Smith’s long time friend is a M’Lak called Suruk the Slayer (Doom Purveyor, Son of Agshad Nine-Swords, Grandson of Urgar the Miffed).  The M’Lak look vaguely like the Predator but their personality better fits the “noble savage” archetype from classic adventure literature (carrying the spear of his ancestors, speaking stiff and formal English, lusting for battle, that sort of thing).  Of course, when Suruk has a chance to speak to his own kind you see a whole other side to his people.

To act as a foil to Smith and Suruk are two women: Pollyanna Carveth, a fugitive sex toy  masquerading as the ship’s pilot, and Rhianna Mitchell, a New-New Age hippie herbalist from the American Free States.  Carveth is lazy, constantly worried about her looks, and a coward (but the kind you should never back into a corner).  Rhianna on the other hand is brave but a pacifist.  Despite the fact she is so unlike Smith (or perhaps because of it) he can’t help but fall head over heals for her, nor can he help but blow almost every opportunity he has to score with her.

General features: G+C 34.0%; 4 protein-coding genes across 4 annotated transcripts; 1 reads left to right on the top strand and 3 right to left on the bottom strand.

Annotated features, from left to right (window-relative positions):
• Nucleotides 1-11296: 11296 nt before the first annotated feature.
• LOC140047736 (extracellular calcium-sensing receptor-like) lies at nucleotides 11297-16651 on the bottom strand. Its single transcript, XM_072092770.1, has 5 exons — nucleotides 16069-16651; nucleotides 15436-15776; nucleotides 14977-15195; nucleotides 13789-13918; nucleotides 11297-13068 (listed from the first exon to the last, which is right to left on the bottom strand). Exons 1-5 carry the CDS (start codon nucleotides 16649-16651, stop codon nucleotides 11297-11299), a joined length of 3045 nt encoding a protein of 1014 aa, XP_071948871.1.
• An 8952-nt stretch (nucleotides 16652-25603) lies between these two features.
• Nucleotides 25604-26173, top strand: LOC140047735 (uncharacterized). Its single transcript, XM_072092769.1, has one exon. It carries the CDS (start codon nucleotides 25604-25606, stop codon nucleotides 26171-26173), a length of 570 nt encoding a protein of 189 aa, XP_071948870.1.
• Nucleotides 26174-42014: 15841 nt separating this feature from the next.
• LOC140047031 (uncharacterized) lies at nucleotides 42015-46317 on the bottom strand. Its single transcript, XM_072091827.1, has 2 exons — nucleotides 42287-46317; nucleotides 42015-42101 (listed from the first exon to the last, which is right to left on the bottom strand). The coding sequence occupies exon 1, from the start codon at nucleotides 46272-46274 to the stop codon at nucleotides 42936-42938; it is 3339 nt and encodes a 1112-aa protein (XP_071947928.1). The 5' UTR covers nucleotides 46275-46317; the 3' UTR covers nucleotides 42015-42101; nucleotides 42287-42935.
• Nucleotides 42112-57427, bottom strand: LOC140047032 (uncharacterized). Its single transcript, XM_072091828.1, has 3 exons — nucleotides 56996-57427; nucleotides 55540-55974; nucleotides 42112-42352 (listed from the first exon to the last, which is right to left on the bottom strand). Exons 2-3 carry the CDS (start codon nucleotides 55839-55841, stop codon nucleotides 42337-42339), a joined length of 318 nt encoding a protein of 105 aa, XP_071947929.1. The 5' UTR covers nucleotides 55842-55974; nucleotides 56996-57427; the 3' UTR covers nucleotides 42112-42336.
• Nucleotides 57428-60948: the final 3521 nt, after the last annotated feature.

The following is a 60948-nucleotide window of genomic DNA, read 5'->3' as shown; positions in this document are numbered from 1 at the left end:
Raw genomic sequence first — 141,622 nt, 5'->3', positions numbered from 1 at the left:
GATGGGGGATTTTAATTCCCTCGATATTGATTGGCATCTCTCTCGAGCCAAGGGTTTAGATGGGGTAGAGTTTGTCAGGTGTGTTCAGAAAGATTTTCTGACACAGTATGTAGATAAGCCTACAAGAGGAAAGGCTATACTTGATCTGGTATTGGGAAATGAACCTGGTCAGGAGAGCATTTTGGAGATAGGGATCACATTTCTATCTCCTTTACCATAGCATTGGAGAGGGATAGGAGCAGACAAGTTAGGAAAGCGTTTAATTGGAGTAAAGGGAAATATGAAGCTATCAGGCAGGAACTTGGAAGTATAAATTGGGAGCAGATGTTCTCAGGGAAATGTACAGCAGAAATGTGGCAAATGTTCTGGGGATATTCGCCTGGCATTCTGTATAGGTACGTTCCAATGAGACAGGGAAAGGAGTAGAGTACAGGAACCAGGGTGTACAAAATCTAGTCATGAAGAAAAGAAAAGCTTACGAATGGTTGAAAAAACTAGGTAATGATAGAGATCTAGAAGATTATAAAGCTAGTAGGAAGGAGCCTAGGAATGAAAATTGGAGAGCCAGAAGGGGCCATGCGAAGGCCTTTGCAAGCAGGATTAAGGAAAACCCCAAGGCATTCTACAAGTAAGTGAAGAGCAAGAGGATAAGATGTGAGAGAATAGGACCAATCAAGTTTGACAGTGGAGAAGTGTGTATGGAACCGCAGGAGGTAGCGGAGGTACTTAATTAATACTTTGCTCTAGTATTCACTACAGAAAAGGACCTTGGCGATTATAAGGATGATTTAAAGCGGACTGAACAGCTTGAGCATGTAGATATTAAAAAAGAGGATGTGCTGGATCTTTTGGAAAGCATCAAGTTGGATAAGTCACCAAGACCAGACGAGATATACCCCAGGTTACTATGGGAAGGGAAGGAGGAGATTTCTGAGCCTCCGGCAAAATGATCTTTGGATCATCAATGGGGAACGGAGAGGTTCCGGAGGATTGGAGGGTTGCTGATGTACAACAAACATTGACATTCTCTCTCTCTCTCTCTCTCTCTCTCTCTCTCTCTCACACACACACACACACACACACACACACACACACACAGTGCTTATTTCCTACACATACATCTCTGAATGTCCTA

Like Terry Pratchett’s Discworld series, parody and satire infuses much of the novels.  Frost pokes fun at the Martians from H.G. Wells, the trenchcoats and sunglasses of The Matrix, and everything in between.  While these parodies sometimes stick out as a little obvious in the first novel, the second and third books have Frost finding his rhythm and the references are more seamlessly interwoven with the narrative.